Ditch the guidebook for a good website?

One long-time vagabonder told me, “At best, even current guidebooks are already 2 years out of date. The writer probably went there 2 years ago, and the publisher took a year to ready it for publication.”

When doing pre-trip research, finding a good website feels like striking gold.  This happened to me when I discovered Leif Pettersen’s travelogue.  I was planning a trip to Myanmar (Burma) at the time, and it was hard finding good info.  His long, detailed posts were a godsend.

As I travel around Southeast Asia, I notice lots of backpackers using Travel Fish to look up guesthouses.  The only problem is that it’s so good that I wish it covered more countries, like Malaysia and Indonesia.  Rick Steves, host of the travel show, has lots of Europe tips at his website.

Some of the best websites are run by frequent visitors/long-time expats to that region or country. ReidOnTravel is a fantastic resource for Vietnam, as is BrazilMax for that country. Anyone going to India should take a look at IndiaMike.  Check out Andean Travel Web for Peru info.

To be fair, most guidebooks will mention a few pertinent websites for a destination, so don’t skip them entirely.

Got any good websites you’d like to share?  Please post them in the comments. You could be helping a vagabonder have a better trip!

Posted by | Comments (5)  | March 20, 2009
Category: General

5 Responses to “Ditch the guidebook for a good website?”

  1. Stuart at Travelfish Says:


    Thanks for the recommendation — you’ll be happy to hear we’re in the process of expanding to cover Malaysia through 2009. Indonesia — ahh not sure about that one… 17,000+ islands is a lot of work in anyone’s books!

    Aside from the sites already mentioned, I’d add Travellerspoint (http://www.travellerspoint.com), Turkey Travel Planner (http://www.turkeytravelplanner.com) TalesOfAsia (http://www.talesofasia.com) and for Cambodia specifically, Khmer440 (http://www.khmer440.com).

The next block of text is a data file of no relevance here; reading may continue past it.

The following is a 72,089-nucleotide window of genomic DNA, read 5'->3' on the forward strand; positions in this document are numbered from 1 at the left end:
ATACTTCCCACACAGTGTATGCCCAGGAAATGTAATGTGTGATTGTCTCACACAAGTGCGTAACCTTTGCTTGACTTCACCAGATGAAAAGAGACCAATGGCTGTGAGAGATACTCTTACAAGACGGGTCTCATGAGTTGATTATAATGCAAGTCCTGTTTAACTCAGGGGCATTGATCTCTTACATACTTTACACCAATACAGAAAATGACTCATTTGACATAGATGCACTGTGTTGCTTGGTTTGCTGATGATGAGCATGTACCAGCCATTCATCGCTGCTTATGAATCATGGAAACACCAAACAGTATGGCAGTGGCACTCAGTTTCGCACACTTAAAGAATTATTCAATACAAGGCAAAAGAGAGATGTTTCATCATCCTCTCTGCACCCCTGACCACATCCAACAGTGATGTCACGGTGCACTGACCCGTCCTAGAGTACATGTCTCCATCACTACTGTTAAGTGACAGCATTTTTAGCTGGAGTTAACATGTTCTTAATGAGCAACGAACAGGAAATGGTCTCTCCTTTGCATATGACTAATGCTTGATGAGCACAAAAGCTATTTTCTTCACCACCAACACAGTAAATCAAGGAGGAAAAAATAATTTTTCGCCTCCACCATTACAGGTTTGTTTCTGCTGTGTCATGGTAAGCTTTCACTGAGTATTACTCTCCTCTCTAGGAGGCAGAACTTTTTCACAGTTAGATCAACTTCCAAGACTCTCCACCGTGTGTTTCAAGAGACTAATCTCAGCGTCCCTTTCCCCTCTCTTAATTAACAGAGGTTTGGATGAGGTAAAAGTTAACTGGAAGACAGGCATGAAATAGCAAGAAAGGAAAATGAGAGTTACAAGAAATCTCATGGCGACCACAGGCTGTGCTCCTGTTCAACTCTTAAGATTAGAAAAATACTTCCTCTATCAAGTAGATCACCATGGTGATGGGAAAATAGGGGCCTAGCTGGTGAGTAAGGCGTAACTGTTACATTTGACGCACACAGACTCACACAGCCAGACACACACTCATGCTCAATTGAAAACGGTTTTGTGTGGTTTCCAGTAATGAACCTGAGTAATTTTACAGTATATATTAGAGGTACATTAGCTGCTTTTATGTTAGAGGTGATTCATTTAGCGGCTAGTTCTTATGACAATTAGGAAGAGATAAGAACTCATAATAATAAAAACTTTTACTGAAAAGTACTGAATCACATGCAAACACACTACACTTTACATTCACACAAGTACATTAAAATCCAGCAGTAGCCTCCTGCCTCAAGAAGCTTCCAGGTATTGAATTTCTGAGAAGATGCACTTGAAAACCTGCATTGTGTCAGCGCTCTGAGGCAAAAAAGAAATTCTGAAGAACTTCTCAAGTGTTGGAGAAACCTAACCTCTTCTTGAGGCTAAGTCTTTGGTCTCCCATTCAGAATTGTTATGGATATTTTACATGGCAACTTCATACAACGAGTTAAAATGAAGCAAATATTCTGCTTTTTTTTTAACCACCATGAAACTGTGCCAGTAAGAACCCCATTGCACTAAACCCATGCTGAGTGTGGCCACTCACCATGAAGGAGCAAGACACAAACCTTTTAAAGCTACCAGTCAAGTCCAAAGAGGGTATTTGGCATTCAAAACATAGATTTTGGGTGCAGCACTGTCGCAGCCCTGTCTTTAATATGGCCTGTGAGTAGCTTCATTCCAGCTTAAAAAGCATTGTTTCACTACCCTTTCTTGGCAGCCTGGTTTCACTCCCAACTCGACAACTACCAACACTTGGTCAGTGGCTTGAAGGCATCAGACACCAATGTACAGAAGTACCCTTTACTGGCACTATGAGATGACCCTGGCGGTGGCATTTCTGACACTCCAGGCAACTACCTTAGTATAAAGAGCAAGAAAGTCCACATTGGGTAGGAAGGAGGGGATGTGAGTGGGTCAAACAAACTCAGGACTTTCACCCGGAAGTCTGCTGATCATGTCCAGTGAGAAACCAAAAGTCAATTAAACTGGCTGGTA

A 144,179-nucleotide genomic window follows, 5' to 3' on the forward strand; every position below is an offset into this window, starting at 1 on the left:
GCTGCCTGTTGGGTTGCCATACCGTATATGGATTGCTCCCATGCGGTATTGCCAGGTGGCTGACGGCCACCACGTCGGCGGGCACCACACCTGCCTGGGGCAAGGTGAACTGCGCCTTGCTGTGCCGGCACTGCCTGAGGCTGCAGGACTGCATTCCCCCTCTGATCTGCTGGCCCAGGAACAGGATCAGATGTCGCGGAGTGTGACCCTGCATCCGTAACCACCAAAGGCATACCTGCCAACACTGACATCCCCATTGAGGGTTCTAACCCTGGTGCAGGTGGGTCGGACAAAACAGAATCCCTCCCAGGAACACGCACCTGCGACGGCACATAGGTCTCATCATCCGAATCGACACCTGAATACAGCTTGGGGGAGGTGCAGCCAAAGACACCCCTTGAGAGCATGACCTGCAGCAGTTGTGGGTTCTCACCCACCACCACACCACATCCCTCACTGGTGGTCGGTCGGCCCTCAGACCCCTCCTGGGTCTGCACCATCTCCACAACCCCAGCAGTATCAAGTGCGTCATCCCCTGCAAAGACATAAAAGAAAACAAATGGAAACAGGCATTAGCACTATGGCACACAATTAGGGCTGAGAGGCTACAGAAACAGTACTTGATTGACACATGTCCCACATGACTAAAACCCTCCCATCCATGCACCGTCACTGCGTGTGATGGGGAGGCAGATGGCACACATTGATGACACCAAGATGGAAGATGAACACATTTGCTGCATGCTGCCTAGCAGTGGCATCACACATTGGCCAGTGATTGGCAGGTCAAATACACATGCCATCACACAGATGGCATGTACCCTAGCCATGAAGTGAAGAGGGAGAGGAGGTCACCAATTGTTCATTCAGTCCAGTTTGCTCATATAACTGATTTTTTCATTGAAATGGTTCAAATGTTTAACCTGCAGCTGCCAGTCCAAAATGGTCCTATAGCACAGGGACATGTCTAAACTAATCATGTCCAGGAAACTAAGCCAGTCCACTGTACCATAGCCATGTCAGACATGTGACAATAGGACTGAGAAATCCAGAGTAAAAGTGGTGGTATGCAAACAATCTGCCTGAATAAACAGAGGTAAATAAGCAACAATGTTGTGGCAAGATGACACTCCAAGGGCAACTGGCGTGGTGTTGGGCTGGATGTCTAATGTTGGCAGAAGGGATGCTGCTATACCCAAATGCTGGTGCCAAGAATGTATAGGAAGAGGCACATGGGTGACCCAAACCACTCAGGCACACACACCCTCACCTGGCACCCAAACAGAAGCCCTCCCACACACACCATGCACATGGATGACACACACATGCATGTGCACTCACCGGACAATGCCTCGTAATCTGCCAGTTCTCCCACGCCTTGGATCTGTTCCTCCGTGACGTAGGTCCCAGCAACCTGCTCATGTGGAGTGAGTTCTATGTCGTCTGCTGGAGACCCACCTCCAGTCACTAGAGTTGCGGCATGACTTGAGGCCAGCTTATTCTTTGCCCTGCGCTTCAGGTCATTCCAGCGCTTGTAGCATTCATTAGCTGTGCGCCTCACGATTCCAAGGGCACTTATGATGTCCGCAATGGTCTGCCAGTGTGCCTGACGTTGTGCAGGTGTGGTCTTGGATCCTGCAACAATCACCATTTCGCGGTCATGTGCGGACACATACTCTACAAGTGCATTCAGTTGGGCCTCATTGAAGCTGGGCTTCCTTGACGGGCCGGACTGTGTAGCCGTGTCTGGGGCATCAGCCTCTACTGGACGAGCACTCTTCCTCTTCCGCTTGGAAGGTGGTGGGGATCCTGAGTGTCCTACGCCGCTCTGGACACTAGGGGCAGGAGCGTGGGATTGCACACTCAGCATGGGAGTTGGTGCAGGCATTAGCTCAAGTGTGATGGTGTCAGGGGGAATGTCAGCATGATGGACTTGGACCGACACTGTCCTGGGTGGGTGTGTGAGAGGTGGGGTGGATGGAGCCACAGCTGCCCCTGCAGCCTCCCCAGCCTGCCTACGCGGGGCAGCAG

2. Cate Says:

    I agree with the idea of internet sites vs printed books, but don’t not dismiss the guidebook altogether.Guidebooks do have their place in the travel sphere. Not everyone likes to sit in front of a computer scrolling through links and sites, especially when on the road.
    Like you, I think websites and blogs are fast becoming an excellent resource for updated and information and personal insights you won’t find in guidebooks. When I research places I opt for well written and presented personal travelogues including those from locals and expats. I steer away from cynical views and opinions as these can give you false impressions of what it is actually like. Some of the best resources can be found on blogs written by travellers currently out there on long trips: Uncorneredmarket and Everywhere Everything are both good places to visit for information, tips and images on a large number of countries.

  3. Horst Says:

    Hey you
    You got any informations about Brasil? please increase our Website http://www.artnagual.com.br
    We are e Privat Heritage Reserve at the foot of Serra Dos Orgaos National Parc only 68 Km from Rio.
    Mostly Selfsufficant working with Organic Plantations ,Aternativ Energies, Environmental Education , Handmade Crafts and a little Inn .
    Sorry our sites is only in Portugese until we get a Volunteer
    to Help us on that
    Big Hug

  4. Samantha Berkin Says:

    I’m a fan of Ruba (http://www.ruba.com), an up-and-coming social travel website. You can browse tons of highly visual user-generated guides to find the exact information you’re looking for, written by a peer. They are sort of like really brief, concise, illustrated personal travelougues. This allows you to quickly scroll through large amounts of information, without getting bogged down in the details unless you really want to.

    You can also share your own tips/destinations with others. They’re banking on the highly social aspect of the current web climate, being tightly connected to Facebook, Twitter, and other social media sites. So far, they twitter every new guide that is written. I expect the site to gradually snowball until it is a definitive, up-to-date resource for just about everywhere. Currently it has a fair amount of information about Vietnam, Thailand, and Europe…. we’ll see where it goes from there.